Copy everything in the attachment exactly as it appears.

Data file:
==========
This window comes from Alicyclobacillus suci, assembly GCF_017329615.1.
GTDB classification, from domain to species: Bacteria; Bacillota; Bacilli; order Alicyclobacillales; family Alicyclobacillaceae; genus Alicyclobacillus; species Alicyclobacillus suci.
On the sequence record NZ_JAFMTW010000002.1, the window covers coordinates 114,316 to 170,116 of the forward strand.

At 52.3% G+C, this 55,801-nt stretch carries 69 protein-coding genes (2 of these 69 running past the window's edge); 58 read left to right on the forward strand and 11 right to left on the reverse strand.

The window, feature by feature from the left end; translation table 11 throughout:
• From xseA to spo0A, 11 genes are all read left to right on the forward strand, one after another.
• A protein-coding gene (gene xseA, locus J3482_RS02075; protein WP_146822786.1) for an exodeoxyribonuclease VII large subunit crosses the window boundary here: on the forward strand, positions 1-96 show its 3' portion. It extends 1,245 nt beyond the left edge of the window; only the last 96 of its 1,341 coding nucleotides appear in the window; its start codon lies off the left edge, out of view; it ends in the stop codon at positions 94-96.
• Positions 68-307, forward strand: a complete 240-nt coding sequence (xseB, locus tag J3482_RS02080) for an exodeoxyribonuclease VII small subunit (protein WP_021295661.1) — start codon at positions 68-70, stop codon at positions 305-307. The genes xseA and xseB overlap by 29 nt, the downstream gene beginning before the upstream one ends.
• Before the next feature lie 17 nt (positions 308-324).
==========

This window comes from Alicyclobacillus suci, assembly GCF_017329615.1.
GTDB classification, from domain to species: Bacteria; Bacillota; Bacilli; order Alicyclobacillales; family Alicyclobacillaceae; genus Alicyclobacillus; species Alicyclobacillus suci.
On the sequence record NZ_JAFMTW010000002.1, the window covers coordinates 114,316 to 170,116 of the forward strand.

At 52.3% G+C, this 55,801-nt stretch carries 69 protein-coding genes (2 of these 69 running past the window's edge); 58 read left to right on the forward strand and 11 right to left on the reverse strand.

The window, feature by feature from the left end; translation table 11 throughout:
• From xseA to spo0A, 11 genes are all read left to right on the forward strand, one after another.
• A protein-coding gene (gene xseA, locus J3482_RS02075; protein WP_146822786.1) for an exodeoxyribonuclease VII large subunit crosses the window boundary here: on the forward strand, positions 1-96 show its 3' portion. It extends 1,245 nt beyond the left edge of the window; only the last 96 of its 1,341 coding nucleotides appear in the window; its start codon lies off the left edge, out of view; it ends in the stop codon at positions 94-96.
• Positions 68-307, forward strand: a complete 240-nt coding sequence (xseB, locus tag J3482_RS02080) for an exodeoxyribonuclease VII small subunit (protein WP_021295661.1) — start codon at positions 68-70, stop codon at positions 305-307. The genes xseA and xseB overlap by 29 nt, the downstream gene beginning before the upstream one ends.
• Before the next feature lie 17 nt (positions 308-324).